In the treatment of mental health conditions, it is common to see a person diagnosed with co-existing conditions, for example, depression simultaneously diagnosed with anxiety. Because of this fact, a person may be treated with medications from multiple drug classes simultaneously to manage symptoms from different conditions.
Xanax and trazodone are two commonly prescribed medications that work differently. However, due to overlap in the conditions that they are used to treat, it is possible to see them prescribed together. The mixing of trazodone and Xanax may provide additional benefit toward an individual’s treatment, however, it also increases the risk of side effects and interactions.
Understanding how Xanax and trazodone work and the risks associated with mixing these two medications is critical to recognizing possible side effects and achieving treatment success.
How Do Trazodone and Xanax Work?
Xanax and trazodone both affect certain chemicals in the brain that are known as neurotransmitters. The specific neurotransmitters that are affected and how they are affected are the factors responsible for how trazodone and Xanax work.
Xanax is the brand name for the medication alprazolam. Xanax is a benzodiazepine indicated for use in the treatment of anxiety disorders and panic disorders. Xanax works by increasing the action of the neurotransmitter GABA which slows down and inhibits processes in certain neurons and nerves.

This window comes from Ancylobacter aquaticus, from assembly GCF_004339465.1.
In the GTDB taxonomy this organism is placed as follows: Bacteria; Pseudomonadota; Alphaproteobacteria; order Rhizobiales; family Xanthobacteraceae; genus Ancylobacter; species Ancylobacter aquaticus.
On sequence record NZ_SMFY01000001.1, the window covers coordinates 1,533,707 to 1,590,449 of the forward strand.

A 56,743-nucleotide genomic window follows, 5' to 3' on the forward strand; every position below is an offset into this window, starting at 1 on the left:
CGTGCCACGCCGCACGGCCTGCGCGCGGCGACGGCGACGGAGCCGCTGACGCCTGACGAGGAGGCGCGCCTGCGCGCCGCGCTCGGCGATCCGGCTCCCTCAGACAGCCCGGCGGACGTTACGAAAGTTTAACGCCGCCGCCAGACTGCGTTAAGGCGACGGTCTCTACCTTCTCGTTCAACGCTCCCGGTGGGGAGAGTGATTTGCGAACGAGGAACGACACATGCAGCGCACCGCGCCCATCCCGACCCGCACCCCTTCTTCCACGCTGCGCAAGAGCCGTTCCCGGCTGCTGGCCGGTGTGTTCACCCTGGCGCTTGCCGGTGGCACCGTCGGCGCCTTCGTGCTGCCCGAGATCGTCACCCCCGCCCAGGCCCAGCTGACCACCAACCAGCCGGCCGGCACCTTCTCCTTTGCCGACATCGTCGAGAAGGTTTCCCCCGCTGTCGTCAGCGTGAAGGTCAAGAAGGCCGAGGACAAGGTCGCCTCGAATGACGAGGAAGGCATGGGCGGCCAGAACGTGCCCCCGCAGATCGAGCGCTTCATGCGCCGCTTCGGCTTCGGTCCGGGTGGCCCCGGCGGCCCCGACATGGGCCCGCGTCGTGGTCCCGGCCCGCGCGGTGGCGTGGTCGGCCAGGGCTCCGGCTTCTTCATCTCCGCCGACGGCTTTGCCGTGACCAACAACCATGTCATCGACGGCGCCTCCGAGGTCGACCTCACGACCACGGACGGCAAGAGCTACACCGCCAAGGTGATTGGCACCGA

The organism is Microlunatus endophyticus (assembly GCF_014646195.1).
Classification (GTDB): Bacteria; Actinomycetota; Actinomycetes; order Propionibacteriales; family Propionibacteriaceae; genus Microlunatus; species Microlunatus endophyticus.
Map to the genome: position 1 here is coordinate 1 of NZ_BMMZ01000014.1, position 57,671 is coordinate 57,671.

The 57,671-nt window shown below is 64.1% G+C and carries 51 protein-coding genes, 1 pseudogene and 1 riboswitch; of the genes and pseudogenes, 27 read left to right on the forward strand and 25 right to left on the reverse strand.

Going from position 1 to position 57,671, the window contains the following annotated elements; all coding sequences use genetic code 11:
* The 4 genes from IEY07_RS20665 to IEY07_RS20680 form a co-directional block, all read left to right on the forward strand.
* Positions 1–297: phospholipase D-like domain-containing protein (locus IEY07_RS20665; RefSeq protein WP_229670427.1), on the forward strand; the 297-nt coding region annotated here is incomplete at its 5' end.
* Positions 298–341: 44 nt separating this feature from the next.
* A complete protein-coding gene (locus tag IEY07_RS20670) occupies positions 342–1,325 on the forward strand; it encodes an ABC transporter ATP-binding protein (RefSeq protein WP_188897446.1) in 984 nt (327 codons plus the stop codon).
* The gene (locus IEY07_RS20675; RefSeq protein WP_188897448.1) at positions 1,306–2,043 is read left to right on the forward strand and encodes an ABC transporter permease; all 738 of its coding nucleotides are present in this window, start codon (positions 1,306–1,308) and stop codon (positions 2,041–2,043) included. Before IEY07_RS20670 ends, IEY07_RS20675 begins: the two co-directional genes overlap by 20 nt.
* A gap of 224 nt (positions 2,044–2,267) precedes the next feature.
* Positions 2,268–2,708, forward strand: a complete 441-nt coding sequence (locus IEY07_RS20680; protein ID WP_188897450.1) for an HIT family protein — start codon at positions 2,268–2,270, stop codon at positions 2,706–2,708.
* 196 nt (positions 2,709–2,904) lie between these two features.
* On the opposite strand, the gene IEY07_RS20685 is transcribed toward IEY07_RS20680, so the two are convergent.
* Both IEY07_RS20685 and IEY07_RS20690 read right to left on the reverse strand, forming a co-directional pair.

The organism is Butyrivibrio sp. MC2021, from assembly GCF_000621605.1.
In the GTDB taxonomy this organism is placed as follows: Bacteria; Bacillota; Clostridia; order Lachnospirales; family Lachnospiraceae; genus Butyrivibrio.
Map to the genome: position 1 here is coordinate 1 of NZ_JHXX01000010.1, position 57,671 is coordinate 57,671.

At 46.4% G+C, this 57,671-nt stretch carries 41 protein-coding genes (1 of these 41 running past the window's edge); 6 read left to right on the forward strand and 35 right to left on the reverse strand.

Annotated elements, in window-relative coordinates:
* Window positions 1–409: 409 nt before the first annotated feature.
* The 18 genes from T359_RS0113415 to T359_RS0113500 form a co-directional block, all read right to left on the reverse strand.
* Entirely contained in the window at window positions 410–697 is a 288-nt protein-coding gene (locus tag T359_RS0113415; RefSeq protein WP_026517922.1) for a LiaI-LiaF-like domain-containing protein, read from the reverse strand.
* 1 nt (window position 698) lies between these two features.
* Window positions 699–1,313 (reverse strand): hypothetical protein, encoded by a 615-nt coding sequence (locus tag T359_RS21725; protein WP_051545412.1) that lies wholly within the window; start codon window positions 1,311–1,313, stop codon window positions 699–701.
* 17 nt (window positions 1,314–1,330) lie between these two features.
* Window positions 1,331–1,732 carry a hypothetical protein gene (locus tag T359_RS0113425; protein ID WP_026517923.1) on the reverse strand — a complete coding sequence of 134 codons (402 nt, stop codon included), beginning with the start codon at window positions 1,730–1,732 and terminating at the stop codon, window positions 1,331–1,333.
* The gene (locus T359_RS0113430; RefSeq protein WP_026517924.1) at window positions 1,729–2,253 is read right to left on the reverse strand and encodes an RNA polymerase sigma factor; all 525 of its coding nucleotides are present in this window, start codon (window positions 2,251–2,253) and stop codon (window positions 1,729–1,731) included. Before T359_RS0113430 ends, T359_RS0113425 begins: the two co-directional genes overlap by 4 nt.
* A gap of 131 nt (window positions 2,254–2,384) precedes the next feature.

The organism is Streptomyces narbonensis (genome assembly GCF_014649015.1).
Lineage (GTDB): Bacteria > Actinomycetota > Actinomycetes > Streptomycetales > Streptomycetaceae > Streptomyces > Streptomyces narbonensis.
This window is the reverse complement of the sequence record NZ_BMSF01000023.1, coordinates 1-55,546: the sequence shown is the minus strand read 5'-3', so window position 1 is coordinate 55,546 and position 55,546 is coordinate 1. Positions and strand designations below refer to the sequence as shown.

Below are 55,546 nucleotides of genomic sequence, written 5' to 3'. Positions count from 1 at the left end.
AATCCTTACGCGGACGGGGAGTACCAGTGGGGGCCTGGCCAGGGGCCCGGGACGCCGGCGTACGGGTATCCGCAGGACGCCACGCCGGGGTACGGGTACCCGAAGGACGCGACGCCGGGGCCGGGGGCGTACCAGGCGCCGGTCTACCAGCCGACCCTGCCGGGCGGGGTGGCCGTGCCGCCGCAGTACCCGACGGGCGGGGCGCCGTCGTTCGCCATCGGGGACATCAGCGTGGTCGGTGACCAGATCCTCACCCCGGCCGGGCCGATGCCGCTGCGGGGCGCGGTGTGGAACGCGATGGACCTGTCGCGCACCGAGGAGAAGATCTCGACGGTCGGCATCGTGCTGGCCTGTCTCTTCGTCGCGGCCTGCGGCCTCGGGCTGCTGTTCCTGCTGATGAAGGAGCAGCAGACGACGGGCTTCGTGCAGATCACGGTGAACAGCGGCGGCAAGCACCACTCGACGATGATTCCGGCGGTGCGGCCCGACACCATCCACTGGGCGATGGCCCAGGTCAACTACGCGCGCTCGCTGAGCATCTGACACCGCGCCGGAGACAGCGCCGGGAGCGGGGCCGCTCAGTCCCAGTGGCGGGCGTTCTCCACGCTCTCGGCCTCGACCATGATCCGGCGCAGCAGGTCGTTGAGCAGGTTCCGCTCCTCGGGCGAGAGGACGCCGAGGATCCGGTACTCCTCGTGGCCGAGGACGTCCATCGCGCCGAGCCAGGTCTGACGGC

It is recommended that Xanax is only used for short-term treatment of anxiety and panic disorders, which is four months or less, according to the manufacturer. This timeline is recommended because Xanax has a high risk of physical dependence and addiction.
Trazodone, also known by the brand names Oleptro or Desyrel, is an antidepressant indicated for the treatment of depression and is sometimes used for the treatment of insomnia. Trazodone is classified as an atypical antidepressant and works by causing an increase of the neurotransmitter serotonin which is associated with the regulation of mood and emotion.
Dangers of Mixing Trazodone and Xanax
There are many reasons why someone may take trazodone and Xanax together. However, if both of these medications are used simultaneously, it is important to understand the dangers associated with mixing these medications.
Benzodiazepines, including Xanax, are classified as central nervous system (CNS) depressants because they cause a slowing of certain brain processes and functions. Trazodone has a warning for enhancing the negative effects of CNS depressants.
Negative effects of Xanax that may be enhanced by trazodone include:
- Excessive fatigue
- Impaired coordination
Of note, alcohol is also classified as a CNS depressant, like Xanax. If alcohol, Xanax and trazodone are taken together, the combination could cause a severe slowing of brain processes and could have severe consequences. Therefore, people should limit their alcohol consumption or limit their drinking while taking Xanax or trazodone, either alone or together.